In fact, composer Danielpour also wrote: “The harmonic, melodic, rhythmic, and timbral language of my work are markedly different from Bach’s, but there are moments, particularly in the last scene, which, in their own way, bow to the great master.”
Danielpour’s association with JoAnn Falletta goes back to her pre-BPO days, in fact, back to Juilliard Music School days, and it continued, the composer said in an interview when Falletta conducted one of his compositions performed for the first time by a professional orchestra. Years later, they ran into each other, and Falletta asked him to write a work for her to conduct. There was only one stipulation: “It had to be big.”
So in 2017 Danielpour completed THE PASSION OF YESHUA and it is big. This 100 minute-long dramatic oratorio in 14 scenes (with one intermission) chronicles the last day of the life of Jesus of Nazareth in music. The East Coast Premiere continues this weekend sung in both English and Hebrew, from a composer born in Iran with a double heritage – both Christian and Jewish. So called “supertitles” translate the Hebrew on a screen over the orchestra.
While Danielpour was inspired by Bach, he writes: “I also felt as a young person uncomfortable with and aware of some of the anti-Semitic sentiments that reside in this [ST. MATTHEW PASSION] very Lutheran work. I had thought as a young man if I could one day write a work without these negative connotations, I would feel as if I had done something worthwhile.”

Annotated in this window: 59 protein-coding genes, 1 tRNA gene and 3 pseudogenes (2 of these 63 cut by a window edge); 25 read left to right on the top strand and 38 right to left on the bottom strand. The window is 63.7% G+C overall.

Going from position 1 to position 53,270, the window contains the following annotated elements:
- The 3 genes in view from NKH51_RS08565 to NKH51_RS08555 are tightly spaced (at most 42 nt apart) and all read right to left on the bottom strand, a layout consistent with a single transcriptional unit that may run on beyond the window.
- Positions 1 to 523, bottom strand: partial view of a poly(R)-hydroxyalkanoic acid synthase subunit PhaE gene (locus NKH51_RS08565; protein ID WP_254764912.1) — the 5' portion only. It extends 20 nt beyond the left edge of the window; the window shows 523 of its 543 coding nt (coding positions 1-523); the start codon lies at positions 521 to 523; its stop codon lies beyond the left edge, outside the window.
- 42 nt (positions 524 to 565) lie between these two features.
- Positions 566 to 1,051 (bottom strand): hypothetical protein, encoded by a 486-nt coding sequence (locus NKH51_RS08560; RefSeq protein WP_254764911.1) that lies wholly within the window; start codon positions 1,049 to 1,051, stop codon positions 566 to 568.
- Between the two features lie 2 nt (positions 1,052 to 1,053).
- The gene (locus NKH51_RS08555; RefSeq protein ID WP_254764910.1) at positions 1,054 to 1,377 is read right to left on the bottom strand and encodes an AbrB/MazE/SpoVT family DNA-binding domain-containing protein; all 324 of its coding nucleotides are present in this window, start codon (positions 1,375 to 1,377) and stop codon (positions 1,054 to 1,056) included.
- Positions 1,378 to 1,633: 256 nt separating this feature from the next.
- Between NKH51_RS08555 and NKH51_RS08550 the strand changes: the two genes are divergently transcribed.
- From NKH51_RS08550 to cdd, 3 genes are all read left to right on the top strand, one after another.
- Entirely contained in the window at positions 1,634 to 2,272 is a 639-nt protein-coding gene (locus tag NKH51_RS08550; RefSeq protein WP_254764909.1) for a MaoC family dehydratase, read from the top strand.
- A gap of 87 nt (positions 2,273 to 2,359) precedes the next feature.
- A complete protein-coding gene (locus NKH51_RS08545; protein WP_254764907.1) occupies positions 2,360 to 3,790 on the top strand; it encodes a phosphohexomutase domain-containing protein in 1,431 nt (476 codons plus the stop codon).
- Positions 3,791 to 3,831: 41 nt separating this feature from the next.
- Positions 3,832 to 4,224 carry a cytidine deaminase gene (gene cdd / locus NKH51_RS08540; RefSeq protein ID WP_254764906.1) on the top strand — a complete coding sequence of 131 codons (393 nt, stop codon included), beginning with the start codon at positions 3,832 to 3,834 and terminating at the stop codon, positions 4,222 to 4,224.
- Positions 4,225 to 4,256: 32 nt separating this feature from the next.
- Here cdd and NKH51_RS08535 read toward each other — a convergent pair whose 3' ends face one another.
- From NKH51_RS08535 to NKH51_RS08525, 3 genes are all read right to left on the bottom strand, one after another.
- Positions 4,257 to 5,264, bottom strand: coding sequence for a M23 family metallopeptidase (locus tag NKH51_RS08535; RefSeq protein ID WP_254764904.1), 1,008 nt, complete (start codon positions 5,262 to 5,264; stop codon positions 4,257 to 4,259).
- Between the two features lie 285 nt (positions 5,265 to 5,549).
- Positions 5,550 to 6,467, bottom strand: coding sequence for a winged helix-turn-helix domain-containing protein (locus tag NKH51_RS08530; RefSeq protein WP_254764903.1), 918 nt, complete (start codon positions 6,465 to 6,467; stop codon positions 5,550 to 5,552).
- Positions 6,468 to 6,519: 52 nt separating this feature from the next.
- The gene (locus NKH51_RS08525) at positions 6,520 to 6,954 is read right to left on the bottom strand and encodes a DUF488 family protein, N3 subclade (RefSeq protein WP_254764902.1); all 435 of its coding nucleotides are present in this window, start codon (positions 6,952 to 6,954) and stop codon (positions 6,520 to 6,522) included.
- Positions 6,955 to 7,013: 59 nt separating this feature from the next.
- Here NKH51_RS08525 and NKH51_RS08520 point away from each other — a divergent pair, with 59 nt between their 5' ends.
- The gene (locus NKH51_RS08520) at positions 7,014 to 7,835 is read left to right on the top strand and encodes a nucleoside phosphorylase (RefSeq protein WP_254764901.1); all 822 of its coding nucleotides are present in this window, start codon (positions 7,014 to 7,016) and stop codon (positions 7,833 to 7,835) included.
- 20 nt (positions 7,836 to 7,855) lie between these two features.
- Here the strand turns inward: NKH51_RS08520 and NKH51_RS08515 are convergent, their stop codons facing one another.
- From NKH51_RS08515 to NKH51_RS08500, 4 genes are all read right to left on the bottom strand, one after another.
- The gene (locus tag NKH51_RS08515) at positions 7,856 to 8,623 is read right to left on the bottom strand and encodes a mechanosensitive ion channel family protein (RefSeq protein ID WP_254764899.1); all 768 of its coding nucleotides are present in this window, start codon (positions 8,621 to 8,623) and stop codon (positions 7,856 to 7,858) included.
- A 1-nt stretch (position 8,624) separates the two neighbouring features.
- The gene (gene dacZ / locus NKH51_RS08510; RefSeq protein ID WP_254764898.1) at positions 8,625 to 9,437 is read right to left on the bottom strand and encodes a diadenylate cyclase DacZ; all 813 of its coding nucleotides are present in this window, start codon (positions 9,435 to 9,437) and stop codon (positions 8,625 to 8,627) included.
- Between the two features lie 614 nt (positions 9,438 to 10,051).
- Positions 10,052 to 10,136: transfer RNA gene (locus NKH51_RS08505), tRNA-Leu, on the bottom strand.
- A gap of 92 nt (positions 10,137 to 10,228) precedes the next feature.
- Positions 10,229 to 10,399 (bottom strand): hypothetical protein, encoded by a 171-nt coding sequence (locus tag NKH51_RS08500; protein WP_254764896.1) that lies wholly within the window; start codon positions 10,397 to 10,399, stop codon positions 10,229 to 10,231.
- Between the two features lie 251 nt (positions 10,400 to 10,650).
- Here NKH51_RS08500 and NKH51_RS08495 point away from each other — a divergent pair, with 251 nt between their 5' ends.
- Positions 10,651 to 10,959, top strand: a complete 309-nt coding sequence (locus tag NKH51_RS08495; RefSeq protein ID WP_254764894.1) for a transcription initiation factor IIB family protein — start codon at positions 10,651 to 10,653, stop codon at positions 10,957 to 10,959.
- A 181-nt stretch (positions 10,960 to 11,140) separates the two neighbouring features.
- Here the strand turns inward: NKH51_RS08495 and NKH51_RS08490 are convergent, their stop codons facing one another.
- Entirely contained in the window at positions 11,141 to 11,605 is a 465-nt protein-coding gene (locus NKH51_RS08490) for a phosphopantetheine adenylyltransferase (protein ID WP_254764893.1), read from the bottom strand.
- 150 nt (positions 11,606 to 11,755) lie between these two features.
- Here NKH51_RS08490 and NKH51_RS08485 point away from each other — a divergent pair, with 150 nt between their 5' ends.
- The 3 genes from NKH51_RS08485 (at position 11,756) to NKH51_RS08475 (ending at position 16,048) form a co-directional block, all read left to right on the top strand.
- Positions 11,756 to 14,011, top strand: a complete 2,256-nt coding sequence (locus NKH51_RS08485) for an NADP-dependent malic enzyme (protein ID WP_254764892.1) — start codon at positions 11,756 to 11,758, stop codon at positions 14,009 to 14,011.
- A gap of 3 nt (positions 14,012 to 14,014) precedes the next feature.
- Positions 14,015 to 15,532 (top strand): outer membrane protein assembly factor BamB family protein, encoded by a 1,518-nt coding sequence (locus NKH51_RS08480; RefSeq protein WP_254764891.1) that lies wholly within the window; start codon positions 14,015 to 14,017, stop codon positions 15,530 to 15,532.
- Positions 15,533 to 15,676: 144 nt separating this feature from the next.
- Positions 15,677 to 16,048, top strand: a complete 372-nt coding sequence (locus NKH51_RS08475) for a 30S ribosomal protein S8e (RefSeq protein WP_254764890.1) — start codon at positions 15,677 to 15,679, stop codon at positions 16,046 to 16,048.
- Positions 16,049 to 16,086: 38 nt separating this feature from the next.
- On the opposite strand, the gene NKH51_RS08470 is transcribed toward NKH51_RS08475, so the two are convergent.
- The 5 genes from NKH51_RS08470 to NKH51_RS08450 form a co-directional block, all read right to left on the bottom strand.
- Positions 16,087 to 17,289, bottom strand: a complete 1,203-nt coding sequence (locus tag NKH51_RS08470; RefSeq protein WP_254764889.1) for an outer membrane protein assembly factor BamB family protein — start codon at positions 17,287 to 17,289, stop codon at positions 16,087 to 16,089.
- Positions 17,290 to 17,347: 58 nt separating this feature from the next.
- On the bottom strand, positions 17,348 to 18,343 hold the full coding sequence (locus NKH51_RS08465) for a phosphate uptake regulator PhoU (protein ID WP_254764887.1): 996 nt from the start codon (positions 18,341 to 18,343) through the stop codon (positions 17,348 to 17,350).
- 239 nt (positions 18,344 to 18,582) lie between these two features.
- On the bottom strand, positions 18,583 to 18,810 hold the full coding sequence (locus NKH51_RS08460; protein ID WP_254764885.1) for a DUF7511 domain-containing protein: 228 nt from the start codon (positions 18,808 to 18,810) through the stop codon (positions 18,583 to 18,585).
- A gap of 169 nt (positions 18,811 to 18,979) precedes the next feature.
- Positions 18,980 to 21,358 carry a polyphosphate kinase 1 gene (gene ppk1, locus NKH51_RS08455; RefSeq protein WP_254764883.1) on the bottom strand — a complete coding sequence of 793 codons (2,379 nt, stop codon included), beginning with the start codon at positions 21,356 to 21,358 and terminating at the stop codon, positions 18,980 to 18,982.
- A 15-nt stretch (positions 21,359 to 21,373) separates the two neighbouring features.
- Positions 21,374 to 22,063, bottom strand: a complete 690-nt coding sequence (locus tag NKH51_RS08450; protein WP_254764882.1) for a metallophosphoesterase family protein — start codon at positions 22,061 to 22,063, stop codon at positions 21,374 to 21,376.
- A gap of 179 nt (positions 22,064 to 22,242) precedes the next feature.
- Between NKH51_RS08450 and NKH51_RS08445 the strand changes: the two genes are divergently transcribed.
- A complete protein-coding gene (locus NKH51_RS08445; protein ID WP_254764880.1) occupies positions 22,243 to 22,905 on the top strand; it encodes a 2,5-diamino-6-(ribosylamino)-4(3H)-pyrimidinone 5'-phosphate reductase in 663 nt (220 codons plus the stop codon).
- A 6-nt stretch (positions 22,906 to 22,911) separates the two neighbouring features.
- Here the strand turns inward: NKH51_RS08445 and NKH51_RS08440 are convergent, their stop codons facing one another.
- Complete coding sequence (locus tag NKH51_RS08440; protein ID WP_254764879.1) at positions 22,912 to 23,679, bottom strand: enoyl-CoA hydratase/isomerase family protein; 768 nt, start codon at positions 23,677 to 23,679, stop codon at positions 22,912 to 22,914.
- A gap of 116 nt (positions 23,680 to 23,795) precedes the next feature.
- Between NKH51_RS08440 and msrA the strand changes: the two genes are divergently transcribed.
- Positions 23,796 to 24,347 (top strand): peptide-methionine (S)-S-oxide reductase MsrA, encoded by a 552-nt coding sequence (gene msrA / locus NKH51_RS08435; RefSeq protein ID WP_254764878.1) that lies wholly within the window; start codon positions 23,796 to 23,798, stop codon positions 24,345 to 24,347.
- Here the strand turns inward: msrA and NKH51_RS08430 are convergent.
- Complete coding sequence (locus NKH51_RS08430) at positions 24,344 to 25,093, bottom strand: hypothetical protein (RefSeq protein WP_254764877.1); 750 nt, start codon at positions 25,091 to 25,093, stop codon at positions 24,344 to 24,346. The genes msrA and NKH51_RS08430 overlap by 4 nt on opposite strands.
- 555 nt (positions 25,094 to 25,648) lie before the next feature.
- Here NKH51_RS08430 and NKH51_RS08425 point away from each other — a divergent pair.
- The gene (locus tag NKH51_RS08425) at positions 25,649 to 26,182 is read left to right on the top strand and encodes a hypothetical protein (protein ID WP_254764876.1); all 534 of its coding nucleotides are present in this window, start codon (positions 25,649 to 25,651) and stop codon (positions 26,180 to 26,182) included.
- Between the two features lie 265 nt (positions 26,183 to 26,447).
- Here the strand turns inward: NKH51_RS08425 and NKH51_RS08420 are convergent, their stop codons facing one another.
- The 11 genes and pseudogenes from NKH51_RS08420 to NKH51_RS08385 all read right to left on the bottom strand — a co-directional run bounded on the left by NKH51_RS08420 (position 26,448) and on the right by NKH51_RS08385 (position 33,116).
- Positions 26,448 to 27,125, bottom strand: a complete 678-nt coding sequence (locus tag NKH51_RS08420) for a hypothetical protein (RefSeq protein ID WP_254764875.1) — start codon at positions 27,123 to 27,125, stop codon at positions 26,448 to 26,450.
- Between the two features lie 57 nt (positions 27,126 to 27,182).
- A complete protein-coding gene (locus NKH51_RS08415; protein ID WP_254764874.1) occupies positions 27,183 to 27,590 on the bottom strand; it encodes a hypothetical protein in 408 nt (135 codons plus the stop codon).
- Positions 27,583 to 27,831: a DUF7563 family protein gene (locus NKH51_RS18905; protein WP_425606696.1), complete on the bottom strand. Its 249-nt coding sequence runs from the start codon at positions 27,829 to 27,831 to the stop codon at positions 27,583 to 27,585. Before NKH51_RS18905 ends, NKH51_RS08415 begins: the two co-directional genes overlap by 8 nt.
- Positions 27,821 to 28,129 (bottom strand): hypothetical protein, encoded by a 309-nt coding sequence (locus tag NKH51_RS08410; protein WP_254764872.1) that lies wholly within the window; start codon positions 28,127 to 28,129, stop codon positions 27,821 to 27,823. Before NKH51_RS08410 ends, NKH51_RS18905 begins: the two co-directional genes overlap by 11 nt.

On opening night the audience was packed with choral conductors and there was a complaint that the music lacked variety, in particular tempo, and there is a sameness to each of the movements that is undeniable. However, some of the orchestration is stunning.
Early on, there is a very unsettling percussive clang, the sound of a hammer driving very large nails, and that continues throughout the piece, so there’s no doubt as to how this all ends. It was chilling.
Also, the fifth scene, “In the Valley of the Shadow of Death” the orchestration was at a very high level. Using English Horn (Anna Mattix) reminding us of Sibelius “Swan of Tuonela” and its image of death; staccato blasts from the low brass reminding us of the betrayal of the hero Siegfried in Wagner’s opera, and extensive passages from the bass clarinet (Salvatore Andolina) which in any grand opera, especially one by Verdi, almost always signals treachery, was, for me, the high point of the evening. Beautiful string solos came from BPO Principal Cellist Roman Mekinulov playing in a high register on a low-voiced instrument and Guest Concertmaster Yang Xu playing gorgeous low passages on a high voiced instrument.